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Homeland Security Secretary Jeh Johnson says the only way unaccompanied immigrant children will be allowed to stay in the U.S. is if they can find a parent in the country. / AP

WASHINGTON - The only way unaccompanied immigrant children in the United States will be allowed to stay here is if they can find a parent in the country, Homeland Security Jeh Johnson suggested in a news conference Thursday.

"The law requires that we act in the best interests of the child," said Johnson in a news conference. "Often that means reuniting the child with parents or family in the U.S."

Johnson spoke as the number of unaccompanied immigrant children being held in federal detention facilities is growing. Earlier this week, federal officials estimated that at least 1,000 children would be sent to a makeshift way station set up in a Border Patrol detention facility in Nogales, Ariz.

More than 47,000 unaccompanied child migrants have crossed the border in 2014, Johnson said. Most in the Nogales facility are from either Honduras, Guatemala, or El Salvador. Since these countries don't border the United States, the federal government cannot deport the kids right away. They must be turned over to HHS after three days.

HHS must provide adequate housing, food and health care for the children, Johnson said, while the department looks for family members living in the United States who can take them in. Federal law gives Hondurans and Salvadorans temporary protected status in the United States, meaning they can work here but not stay permanently.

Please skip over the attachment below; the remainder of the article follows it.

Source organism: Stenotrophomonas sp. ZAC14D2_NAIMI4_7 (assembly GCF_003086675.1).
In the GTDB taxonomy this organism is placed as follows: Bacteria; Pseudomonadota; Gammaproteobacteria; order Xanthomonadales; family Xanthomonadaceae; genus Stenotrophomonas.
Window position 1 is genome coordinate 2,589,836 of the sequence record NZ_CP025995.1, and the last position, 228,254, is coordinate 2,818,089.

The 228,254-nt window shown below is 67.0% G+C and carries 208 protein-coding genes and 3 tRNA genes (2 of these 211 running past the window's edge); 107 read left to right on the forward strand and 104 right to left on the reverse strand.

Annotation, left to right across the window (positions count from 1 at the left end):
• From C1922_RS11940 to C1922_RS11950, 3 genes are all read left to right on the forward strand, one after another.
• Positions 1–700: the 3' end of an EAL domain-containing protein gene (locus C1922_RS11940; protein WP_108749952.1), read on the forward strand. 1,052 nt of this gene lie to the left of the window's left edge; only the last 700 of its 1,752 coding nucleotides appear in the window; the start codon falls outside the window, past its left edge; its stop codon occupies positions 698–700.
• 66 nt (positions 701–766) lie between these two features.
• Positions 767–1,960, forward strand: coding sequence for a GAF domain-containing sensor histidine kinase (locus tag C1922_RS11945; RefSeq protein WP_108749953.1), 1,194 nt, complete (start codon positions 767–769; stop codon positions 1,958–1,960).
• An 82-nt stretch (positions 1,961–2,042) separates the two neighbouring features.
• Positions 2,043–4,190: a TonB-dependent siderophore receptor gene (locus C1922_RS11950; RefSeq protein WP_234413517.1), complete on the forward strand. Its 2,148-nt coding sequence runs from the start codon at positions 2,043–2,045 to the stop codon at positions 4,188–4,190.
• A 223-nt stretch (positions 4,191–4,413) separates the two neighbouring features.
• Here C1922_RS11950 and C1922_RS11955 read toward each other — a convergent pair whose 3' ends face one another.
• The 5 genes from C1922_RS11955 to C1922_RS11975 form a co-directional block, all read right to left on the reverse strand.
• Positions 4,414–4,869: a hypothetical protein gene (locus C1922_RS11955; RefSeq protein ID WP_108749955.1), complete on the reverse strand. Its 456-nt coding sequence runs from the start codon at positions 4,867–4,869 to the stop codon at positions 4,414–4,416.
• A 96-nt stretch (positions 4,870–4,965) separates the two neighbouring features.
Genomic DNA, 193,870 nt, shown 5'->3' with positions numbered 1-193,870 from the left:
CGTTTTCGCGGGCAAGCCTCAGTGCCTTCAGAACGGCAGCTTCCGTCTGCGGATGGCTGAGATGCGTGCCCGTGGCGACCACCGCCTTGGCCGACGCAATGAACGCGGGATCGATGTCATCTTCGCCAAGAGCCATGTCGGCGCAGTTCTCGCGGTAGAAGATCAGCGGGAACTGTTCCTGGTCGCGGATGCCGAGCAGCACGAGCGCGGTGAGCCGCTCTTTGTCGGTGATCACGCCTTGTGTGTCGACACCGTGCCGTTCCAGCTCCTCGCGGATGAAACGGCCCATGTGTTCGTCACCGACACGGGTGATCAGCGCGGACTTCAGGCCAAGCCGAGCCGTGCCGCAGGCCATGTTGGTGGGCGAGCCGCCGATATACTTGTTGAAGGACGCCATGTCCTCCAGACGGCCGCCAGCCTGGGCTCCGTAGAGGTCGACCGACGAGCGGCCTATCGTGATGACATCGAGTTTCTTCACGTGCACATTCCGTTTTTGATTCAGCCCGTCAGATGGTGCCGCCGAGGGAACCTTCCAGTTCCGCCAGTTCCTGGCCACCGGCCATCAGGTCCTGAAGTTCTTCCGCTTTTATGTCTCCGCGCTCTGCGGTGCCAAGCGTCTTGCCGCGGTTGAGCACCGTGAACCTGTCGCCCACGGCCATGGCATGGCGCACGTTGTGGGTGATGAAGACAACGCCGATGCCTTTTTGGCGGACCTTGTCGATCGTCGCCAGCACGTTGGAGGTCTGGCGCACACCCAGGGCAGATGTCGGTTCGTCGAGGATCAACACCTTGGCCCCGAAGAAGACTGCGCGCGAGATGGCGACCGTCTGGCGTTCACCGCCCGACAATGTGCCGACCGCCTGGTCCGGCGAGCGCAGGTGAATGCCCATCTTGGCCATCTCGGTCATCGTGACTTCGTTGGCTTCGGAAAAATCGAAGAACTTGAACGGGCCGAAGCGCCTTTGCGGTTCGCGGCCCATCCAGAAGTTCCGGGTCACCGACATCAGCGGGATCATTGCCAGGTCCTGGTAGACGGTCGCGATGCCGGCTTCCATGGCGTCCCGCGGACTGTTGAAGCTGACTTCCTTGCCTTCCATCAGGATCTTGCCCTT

The laws will not encourage more children to cross the border, Johnson said, because "they won't get a path to citizenship and it's not safe for children to be in the hands of smugglers."

Johnson said the number of unaccompanied children makes a comprehensive immigration bill more necessary.

"We need immigration reform because it includes money for better border security," he said. "And we need better border security."

By year's end, 70,000 to 90,000 unaccompanied children are expected to cross the border compared to only 24,000 in 2013. The U.S. government has spent more than $126 billion over the past nine years on border security and enforcement. But most of that money has been put toward areas in California, Arizona, and West Texas. This year's migrants are entering mostly through the Rio Grande Valley in South Texas.



Copyright 2014USAToday

Read the original story: Unaccompanied migrant kids flocking over border

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